A few days before heading home to North Liberty, Iowa, for Thanksgiving, Bennett Thompson, a graduate student in UNH’s natural resources program, got some news that he said would make talks over turkey a lot more exciting: He’d been named a Presidential Management Fellows (PMF) program finalist.
The highly competitive two-year program connects finalists with participating federal agencies that are looking to hire exceptional advanced-degree candidates for what will potentially lead to a successful career in public service. Once the finalists are selected, they have one year to find a job with one of the agencies.
Thompson follows Amanda Daly, an Earth and environmental sciences doctoral candidate who was named a PMF finalist in 2017. Like Thompson, Daly worked in Stuart Grandy’s lab. Grandy is an associate professor of natural resources and the environment, NH Agricultural Experiment Station researcher and a highly regarded soil scientist.
COLSA: Which federal agency would you like to work with?
The more I've learned, the more I'm gripped by soil's infinite complexity — one gram can contain millions of organisms with a diversity of forms and functions we're only beginning to grasp. There's a whole universe beneath our feet!
Bennett Thompson: I'm excited to explore the range of appointment opportunities, but I think working with the U.S. Department of Agriculture would give me the best chance to put my interests in agricultural productivity and sustainability to service.
COLSA: What do you hope to accomplish as a result of the fellowship?
Thompson: I've been thinking a lot about how to transition from a research-intensive, basic science degree to a career focused on outreach and the application of scientific knowledge. I think the PMF provides an unmatched opportunity to make that transition, in part through its emphasis on leadership training. I hope that as a fellow I can take this rich body of knowledge I've assembled while at UNH and use it to benefit the American people.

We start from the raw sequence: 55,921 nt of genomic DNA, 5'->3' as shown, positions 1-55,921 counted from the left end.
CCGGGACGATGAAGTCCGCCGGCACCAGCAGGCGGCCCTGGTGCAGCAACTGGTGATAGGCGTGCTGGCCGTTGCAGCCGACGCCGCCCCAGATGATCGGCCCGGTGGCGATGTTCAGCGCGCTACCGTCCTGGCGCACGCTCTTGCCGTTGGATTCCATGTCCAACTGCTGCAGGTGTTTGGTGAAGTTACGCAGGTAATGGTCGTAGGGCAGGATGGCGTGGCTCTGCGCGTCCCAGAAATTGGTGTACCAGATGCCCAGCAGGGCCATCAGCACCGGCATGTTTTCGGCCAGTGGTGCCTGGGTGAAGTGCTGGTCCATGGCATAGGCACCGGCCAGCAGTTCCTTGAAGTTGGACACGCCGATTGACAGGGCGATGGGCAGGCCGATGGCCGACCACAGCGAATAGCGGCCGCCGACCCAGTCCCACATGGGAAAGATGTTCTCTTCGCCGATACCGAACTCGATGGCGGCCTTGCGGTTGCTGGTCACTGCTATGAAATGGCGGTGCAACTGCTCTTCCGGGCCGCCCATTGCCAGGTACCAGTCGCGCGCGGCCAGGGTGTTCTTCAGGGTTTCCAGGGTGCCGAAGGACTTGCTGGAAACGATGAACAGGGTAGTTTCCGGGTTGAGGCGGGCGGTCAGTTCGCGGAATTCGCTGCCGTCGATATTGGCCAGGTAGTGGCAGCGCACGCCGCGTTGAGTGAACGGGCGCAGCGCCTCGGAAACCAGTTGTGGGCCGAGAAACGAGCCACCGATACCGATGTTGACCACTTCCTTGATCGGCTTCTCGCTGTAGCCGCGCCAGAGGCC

COLSA: How would you explain your discipline and/or research if you were at a party?
Thompson: I study how agricultural management affects soil microbes and how those changes can help — or hurt — farmers. Specifically, I am researching whether different communities of microbes process nitrogen differently and whether that can change how much nitrogen microbes provide to crops from the soil.
COLSA: What do you wish your colleagues/friends/family knew about your work?
Thompson: I inherited my interest in soil from friends and family who farm or garden, and they taught me how important soil is. But I guess what I wish I could share with them is the sense of awe I get from studying soil. The more I've learned, the more I'm gripped by soil's infinite complexity — one gram can contain millions of organisms with a diversity of forms and functions we're only beginning to grasp. There's a whole universe beneath our feet!
COLSA: Why is your research important?
Thompson: American agriculture is faced with a Herculean task: increasing productivity without exacerbating pollution, all while climate is rapidly changing. Understanding the soil ecosystem is critical to this goal, and I hope that my research can contribute to farmers' ability to work with and optimize services from the soil.
COLSA: Why did you choose UNH for your master’s degree?
Thompson: I chose UNH initially because I was eager about the opportunity to work with Dr. Grandy. He has done some really cool work advancing our understanding of soil carbon, and I've had the pleasure of working on his new projects in nitrogen mineralization. But since I've been here, I've found the UNH Graduate School and department of natural resources to be a tight-knit, dynamic community. As a native Iowan, too, I've relished the experience of living in New England.
COLSA: How has working with Stuart Grandy impacted you and your work?
Thompson: Stuart once told me, "Soils are an incredible canvas for an active imagination." I've had a lot of fun working with him because imagination and creativity are central to his approach to the unknowns of soil. But I think Stuart has also impressed upon me that scientists have an important leadership role in society. I think there's an urge in most scientists to put our heads down and focus on our pursuit of evidence and truth. While that's important, we also have an obligation to use and advocate for that knowledge in broader society.